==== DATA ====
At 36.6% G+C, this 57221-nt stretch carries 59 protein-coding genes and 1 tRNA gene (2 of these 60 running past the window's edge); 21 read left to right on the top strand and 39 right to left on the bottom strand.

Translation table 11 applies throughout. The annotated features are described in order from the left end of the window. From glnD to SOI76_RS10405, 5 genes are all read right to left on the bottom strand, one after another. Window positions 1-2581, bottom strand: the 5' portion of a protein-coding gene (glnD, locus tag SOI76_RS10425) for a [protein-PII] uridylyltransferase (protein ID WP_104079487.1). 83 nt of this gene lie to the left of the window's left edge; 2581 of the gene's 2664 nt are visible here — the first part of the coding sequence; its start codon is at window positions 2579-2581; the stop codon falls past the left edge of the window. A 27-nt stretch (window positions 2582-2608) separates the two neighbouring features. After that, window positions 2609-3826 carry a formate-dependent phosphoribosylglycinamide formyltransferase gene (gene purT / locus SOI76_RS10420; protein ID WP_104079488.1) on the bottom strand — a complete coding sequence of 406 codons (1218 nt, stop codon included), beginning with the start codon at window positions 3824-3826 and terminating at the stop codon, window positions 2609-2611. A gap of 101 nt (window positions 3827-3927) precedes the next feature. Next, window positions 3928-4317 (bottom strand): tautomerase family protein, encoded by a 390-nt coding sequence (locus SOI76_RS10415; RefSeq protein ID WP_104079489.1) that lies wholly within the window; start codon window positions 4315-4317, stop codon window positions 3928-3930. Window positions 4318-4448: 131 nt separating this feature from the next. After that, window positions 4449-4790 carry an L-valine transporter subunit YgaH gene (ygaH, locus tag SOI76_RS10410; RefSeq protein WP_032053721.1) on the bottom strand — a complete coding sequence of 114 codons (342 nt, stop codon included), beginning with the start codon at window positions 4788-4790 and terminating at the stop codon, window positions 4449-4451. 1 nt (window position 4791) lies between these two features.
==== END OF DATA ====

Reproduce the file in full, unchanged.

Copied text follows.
At 36.6% G+C, this 57221-nt stretch carries 59 protein-coding genes and 1 tRNA gene (2 of these 60 running past the window's edge); 21 read left to right on the top strand and 39 right to left on the bottom strand.

Translation table 11 applies throughout. The annotated features are described in order from the left end of the window. From glnD to SOI76_RS10405, 5 genes are all read right to left on the bottom strand, one after another. Window positions 1-2581, bottom strand: the 5' portion of a protein-coding gene (glnD, locus tag SOI76_RS10425) for a [protein-PII] uridylyltransferase (protein ID WP_104079487.1). 83 nt of this gene lie to the left of the window's left edge; 2581 of the gene's 2664 nt are visible here — the first part of the coding sequence; its start codon is at window positions 2579-2581; the stop codon falls past the left edge of the window. A 27-nt stretch (window positions 2582-2608) separates the two neighbouring features. After that, window positions 2609-3826 carry a formate-dependent phosphoribosylglycinamide formyltransferase gene (gene purT / locus SOI76_RS10420; protein ID WP_104079488.1) on the bottom strand — a complete coding sequence of 406 codons (1218 nt, stop codon included), beginning with the start codon at window positions 3824-3826 and terminating at the stop codon, window positions 2609-2611. A gap of 101 nt (window positions 3827-3927) precedes the next feature. Next, window positions 3928-4317 (bottom strand): tautomerase family protein, encoded by a 390-nt coding sequence (locus SOI76_RS10415; RefSeq protein ID WP_104079489.1) that lies wholly within the window; start codon window positions 4315-4317, stop codon window positions 3928-3930. Window positions 4318-4448: 131 nt separating this feature from the next. After that, window positions 4449-4790 carry an L-valine transporter subunit YgaH gene (ygaH, locus tag SOI76_RS10410; RefSeq protein WP_032053721.1) on the bottom strand — a complete coding sequence of 114 codons (342 nt, stop codon included), beginning with the start codon at window positions 4788-4790 and terminating at the stop codon, window positions 4449-4451. 1 nt (window position 4791) lies between these two features.